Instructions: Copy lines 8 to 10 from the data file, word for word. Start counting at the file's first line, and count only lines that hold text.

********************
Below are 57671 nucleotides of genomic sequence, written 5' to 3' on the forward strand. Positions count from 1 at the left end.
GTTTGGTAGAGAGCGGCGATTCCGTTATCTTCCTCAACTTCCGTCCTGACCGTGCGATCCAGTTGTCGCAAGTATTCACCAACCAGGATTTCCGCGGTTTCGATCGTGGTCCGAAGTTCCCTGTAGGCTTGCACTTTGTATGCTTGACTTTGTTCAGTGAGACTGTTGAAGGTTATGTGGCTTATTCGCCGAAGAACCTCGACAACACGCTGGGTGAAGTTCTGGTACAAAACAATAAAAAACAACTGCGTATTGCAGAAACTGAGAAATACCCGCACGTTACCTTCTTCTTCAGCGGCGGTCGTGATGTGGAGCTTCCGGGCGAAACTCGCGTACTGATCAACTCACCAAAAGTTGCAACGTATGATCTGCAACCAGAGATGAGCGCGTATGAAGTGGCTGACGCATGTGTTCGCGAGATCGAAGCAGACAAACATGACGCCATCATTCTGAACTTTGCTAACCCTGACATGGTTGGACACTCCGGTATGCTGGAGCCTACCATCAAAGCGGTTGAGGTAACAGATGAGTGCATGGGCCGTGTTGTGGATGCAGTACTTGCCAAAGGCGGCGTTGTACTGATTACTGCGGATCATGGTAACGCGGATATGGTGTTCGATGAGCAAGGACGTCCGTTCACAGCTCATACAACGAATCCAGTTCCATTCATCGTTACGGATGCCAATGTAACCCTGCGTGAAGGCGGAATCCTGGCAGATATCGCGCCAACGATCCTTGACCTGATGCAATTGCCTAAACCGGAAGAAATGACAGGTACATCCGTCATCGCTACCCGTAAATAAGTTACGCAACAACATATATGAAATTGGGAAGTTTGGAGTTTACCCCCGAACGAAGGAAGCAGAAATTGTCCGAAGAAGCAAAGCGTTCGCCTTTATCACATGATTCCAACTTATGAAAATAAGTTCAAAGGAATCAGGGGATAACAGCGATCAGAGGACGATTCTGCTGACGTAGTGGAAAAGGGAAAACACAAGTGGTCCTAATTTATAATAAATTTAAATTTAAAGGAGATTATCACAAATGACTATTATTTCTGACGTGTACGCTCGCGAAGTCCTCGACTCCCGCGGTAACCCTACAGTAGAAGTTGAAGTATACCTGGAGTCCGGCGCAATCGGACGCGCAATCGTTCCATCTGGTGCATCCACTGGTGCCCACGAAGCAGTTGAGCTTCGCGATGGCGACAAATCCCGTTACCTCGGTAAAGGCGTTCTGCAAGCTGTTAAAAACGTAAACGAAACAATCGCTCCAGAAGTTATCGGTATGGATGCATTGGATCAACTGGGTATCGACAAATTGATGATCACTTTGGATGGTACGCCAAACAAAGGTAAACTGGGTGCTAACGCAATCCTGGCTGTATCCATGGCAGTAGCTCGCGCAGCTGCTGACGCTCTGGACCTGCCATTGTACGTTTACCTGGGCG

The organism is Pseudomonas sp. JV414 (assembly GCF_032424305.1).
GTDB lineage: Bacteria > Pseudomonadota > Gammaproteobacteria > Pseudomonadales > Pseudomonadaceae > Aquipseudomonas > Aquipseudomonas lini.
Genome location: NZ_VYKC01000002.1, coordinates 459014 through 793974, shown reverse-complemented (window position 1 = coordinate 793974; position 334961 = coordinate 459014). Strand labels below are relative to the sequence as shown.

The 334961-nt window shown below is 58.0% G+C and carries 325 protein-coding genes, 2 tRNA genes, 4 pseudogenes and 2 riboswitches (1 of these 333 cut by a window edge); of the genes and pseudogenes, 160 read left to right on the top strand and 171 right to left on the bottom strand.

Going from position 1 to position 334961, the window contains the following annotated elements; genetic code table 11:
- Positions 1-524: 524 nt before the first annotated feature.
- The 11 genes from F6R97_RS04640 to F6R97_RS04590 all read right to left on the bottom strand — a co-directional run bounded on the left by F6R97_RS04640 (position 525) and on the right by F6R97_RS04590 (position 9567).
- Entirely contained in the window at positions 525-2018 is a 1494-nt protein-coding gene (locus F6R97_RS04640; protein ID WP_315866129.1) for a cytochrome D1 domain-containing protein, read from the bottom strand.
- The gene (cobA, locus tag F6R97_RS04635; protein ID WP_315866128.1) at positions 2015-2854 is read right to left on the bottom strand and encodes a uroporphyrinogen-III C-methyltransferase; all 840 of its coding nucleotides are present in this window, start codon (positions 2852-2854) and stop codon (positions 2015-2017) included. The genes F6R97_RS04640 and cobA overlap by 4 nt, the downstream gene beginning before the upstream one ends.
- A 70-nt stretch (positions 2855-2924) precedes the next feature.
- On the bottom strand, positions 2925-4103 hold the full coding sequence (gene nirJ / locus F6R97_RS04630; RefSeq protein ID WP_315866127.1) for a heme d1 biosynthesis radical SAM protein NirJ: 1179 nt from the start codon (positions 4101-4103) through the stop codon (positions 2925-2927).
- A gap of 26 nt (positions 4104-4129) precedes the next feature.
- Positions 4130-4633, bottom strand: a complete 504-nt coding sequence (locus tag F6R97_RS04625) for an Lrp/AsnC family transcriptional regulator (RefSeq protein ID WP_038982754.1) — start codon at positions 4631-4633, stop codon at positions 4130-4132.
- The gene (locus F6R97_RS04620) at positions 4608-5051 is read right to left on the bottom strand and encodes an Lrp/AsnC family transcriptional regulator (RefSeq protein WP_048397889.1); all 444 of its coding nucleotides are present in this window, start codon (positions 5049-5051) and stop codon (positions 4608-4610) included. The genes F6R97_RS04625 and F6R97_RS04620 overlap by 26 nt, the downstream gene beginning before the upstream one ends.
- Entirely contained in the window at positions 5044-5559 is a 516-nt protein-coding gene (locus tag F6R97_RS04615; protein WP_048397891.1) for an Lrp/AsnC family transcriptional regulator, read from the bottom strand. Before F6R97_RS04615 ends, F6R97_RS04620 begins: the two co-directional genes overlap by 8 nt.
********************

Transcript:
- Positions 1-524: 524 nt before the first annotated feature.
- The 11 genes from F6R97_RS04640 to F6R97_RS04590 all read right to left on the bottom strand — a co-directional run bounded on the left by F6R97_RS04640 (position 525) and on the right by F6R97_RS04590 (position 9567).
- Entirely contained in the window at positions 525-2018 is a 1494-nt protein-coding gene (locus F6R97_RS04640; protein ID WP_315866129.1) for a cytochrome D1 domain-containing protein, read from the bottom strand.